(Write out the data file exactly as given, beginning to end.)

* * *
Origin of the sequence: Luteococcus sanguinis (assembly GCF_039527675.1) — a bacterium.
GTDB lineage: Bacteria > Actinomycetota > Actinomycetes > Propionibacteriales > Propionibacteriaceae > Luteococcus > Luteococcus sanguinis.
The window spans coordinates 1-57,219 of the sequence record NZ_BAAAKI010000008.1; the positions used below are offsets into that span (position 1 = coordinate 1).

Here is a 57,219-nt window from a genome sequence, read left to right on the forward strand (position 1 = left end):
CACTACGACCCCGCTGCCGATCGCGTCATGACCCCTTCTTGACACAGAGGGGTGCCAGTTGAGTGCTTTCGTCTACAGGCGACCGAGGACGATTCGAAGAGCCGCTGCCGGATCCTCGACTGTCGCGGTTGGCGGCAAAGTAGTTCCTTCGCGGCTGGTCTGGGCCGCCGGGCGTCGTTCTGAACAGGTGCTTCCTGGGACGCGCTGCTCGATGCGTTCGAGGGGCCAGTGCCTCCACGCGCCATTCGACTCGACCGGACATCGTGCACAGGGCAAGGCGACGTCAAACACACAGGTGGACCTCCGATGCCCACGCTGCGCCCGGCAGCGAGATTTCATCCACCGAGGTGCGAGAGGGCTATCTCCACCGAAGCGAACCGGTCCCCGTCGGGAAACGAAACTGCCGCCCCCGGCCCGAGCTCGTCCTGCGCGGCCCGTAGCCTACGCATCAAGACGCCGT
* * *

Origin of the sequence: Luteococcus sanguinis (assembly GCF_039527675.1) — a bacterium.
GTDB lineage: Bacteria > Actinomycetota > Actinomycetes > Propionibacteriales > Propionibacteriaceae > Luteococcus > Luteococcus sanguinis.
The window spans coordinates 1-57,219 of the sequence record NZ_BAAAKI010000008.1; the positions used below are offsets into that span (position 1 = coordinate 1).

Here is a 57,219-nt window from a genome sequence, read left to right on the forward strand (position 1 = left end):
CACTACGACCCCGCTGCCGATCGCGTCATGACCCCTTCTTGACACAGAGGGGTGCCAGTTGAGTGCTTTCGTCTACAGGCGACCGAGGACGATTCGAAGAGCCGCTGCCGGATCCTCGACTGTCGCGGTTGGCGGCAAAGTAGTTCCTTCGCGGCTGGTCTGGGCCGCCGGGCGTCGTTCTGAACAGGTGCTTCCTGGGACGCGCTGCTCGATGCGTTCGAGGGGCCAGTGCCTCCACGCGCCATTCGACTCGACCGGACATCGTGCACAGGGCAAGGCGACGTCAAACACACAGGTGGACCTCCGATGCCCACGCTGCGCCCGGCAGCGAGATTTCATCCACCGAGGTGCGAGAGGGCTATCTCCACCGAAGCGAACCGGTCCCCGTCGGGAAACGAAACTGCCGCCCCCGGCCCGAGCTCGTCCTGCGCGGCCCGTAGCCTACGCATCAAGACGCCGT